Moment huge 16ft basking shark swims alongside boat off the coast of Cornwall in first UK sighting this year
- The basking shark swims close to the boat in Portloe Bay, Truro, Cornwall
- Shark was spotted by Falmouth based AK Wildlife Cruises guide Georgia Bardua
- Local wildlife crew had been testing out their boat when they spotted creature
A 16ft basking shark has been spotted swimming alongside a boat off the British coast for the first time this year.
Footage shows the giant sea creature, which is the second-largest shark in the world after the whale shark, swimming just below the surface in Portloe Bay, Truro, Cornwall.
The creature approaches the surface of the boat before sinking into the waters and disappearing from view.
A local wildlife cruise crew had been testing out their boat on April 4, prior to re-opening for passengers today, when they spotted the shark swimming just beside their vessel.
The 16ft basking shark swims just below the water in Portloe Bay, Truro, Cornwall
The local wildlife cruise crew had been testing out their boat on April 4 when they spotted the shark
The shark was spotted by Falmouth based AK Wildlife Cruises guide Georgia Bardua who said she was astonished.
She said: ‘It was really exciting and very unexpected. It was quite a big basking shark, and really nice to see and record.
‘There are only a handful of sightings around Cornwall every year. We used to spot quite a few around July time.
‘In the last few years they have been seen quite a lot earlier in the year.’
Ms Bardua believes the sighting may be due to a rise in sea temperature brought on by global warming.
She continued: ‘We recorded a sea surface temperature of 54F (12.2C) which is particularly warm for this time of year.’
Following the encounter, Captain Keith Reeves from AK Wildlife Cruises urged other boat owners to be especially careful not to hit the sharks.
He told The Falmouth Packet: ‘They are not very easy to see.
‘Our sighting of them when we initially saw them was just the tip of the dorsal fin, three inches and then five inches above the surface. We saw it for a brief moment.
The sea creature approaches the boat of the Falmouth based AK Wildlife Cruises before swimming away
‘They are very slow and are only just below the surface.
‘We are asking boat owners to take care and pay attention, if the sharks get hit by the boat hull it will slash their bodies and even kill them.’
Cornwall is among the most popular places to see basking sharks, along with western Scotland and the Isle of Man.
However it is unknown if the creatures live off the South-West or move down from the Hebrides where they are more common.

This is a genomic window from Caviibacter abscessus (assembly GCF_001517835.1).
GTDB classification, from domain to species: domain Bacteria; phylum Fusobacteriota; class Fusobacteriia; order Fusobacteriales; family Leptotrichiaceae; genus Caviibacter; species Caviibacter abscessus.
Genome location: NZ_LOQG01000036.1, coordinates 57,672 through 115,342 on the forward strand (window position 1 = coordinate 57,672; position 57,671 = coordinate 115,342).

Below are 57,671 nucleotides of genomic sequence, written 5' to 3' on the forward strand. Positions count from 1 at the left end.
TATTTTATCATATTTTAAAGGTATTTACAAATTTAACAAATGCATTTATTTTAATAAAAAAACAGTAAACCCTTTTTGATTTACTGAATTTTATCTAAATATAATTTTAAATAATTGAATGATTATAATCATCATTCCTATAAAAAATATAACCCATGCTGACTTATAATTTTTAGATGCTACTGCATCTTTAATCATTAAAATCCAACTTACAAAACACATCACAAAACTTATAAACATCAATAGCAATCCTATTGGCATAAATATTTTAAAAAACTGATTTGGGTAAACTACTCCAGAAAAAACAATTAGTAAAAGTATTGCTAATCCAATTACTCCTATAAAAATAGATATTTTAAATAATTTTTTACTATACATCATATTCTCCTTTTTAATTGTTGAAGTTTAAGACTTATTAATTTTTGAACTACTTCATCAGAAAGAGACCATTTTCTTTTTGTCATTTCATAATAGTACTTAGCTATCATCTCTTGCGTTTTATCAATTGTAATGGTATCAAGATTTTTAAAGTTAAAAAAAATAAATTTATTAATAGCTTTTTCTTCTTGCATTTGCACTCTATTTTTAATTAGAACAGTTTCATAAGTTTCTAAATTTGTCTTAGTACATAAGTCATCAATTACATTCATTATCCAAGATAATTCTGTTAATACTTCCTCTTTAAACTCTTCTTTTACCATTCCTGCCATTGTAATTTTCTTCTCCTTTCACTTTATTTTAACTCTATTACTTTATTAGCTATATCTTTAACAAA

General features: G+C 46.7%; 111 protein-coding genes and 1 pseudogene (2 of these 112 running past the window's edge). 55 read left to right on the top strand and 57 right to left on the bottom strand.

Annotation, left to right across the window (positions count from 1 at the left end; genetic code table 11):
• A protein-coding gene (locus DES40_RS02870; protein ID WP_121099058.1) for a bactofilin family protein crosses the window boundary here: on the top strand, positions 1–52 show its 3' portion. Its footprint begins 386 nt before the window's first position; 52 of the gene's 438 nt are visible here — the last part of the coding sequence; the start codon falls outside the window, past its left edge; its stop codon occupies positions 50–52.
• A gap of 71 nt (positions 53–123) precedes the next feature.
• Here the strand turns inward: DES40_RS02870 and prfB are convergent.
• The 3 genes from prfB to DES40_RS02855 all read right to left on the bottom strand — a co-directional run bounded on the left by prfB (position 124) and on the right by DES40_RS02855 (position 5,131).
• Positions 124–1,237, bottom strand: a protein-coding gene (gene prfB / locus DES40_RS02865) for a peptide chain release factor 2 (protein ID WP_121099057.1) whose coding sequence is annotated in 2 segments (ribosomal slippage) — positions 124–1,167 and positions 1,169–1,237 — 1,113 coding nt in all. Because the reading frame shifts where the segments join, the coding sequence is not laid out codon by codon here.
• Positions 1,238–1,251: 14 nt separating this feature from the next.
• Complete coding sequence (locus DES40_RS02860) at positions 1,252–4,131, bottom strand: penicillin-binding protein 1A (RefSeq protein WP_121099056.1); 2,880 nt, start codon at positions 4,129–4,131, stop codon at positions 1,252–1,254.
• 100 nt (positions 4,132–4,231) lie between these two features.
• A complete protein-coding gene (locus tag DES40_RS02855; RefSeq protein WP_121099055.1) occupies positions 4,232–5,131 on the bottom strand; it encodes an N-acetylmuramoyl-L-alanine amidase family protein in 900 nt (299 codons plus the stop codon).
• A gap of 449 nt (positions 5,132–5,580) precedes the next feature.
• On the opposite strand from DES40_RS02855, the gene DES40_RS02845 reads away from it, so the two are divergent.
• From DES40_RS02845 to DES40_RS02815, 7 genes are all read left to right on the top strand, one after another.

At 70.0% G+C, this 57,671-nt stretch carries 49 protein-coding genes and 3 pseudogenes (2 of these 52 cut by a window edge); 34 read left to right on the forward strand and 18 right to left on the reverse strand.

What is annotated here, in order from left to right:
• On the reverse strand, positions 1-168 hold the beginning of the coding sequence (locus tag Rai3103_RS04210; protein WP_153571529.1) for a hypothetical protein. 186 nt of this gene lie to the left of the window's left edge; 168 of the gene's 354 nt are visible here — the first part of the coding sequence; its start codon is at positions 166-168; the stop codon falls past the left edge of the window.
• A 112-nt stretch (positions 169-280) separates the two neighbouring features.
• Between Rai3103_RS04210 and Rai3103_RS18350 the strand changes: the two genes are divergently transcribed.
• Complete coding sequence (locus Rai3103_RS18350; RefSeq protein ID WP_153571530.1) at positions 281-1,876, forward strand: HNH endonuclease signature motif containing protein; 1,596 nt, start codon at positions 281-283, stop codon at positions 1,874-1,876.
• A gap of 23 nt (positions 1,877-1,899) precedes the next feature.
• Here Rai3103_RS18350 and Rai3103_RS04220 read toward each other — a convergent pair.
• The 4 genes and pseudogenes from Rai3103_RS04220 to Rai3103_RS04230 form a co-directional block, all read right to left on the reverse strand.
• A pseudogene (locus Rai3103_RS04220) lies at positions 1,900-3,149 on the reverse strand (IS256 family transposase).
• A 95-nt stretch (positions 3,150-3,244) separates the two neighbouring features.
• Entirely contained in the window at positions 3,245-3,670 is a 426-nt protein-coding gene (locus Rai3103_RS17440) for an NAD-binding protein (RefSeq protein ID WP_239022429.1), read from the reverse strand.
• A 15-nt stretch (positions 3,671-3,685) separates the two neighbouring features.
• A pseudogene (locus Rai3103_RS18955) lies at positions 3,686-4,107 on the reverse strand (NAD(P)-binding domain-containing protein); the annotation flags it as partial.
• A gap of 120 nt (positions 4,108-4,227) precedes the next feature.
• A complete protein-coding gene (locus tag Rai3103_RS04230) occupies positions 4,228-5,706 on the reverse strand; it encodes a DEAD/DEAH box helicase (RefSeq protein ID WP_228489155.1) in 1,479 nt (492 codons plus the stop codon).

Ms Bardua added: ‘No one really knows where they come from, or where they go, so there is a lot of research being carried out at the moment into that.’
Basking sharks are the second-largest fish in the world and are listed as Endangered on the IUCN Red List.
The creatures, which can grow up to 39ft-long, typically feature a black triangular dorsal fin, a bulbous snout and a cavernous jaw.
Despite its size, the basking shark only feeds on microscopic animals called zooplankton which it catches by opening its mouth and allowing the water to filter through its gills.
The sharks can be found across the world, including off the east coast of the US, Norway and in the Mediterranean.
What are basking sharks?
Basking sharks are the second-largest fish in the world and can grow up to 39ft. (Stock image)
Basking sharks are the second-largest fish in the world after whale sharks.
They have long gills which almost go completely around their heads.
The maximum size of the sharks is around 39ft but there have been unconfirmed reports of larger ones.
It is unknown how long they live, but scientists are trying to learn this by counting the number of vertebral spines – in a similar way to counting the rings of a tree trunk to discover its age – and comparing that to other animals whose age is known.
Basking sharks feed mainly on zooplankton and will swim slowly just beneath the surface with their mouths open to filter the tiny organisms from seawater.
They prefer to live in cooler waters, along coastlines and in open water, and can be found across the world.
Northern hemisphere countries where basking sharks can be found near include China, Korea, Japan, the east coast of the US, Great Britain and Norway, as well as in the Mediterranean.
In the southern hemisphere they can be found off Southern Australia, South America and the tip of South Africa.
These giants are relatively harmless to humans. According to the United States National Oceanic and Atmospheric Administration, they ‘are considered passive and no danger to humans other than that posed by their large size and rough skin.’
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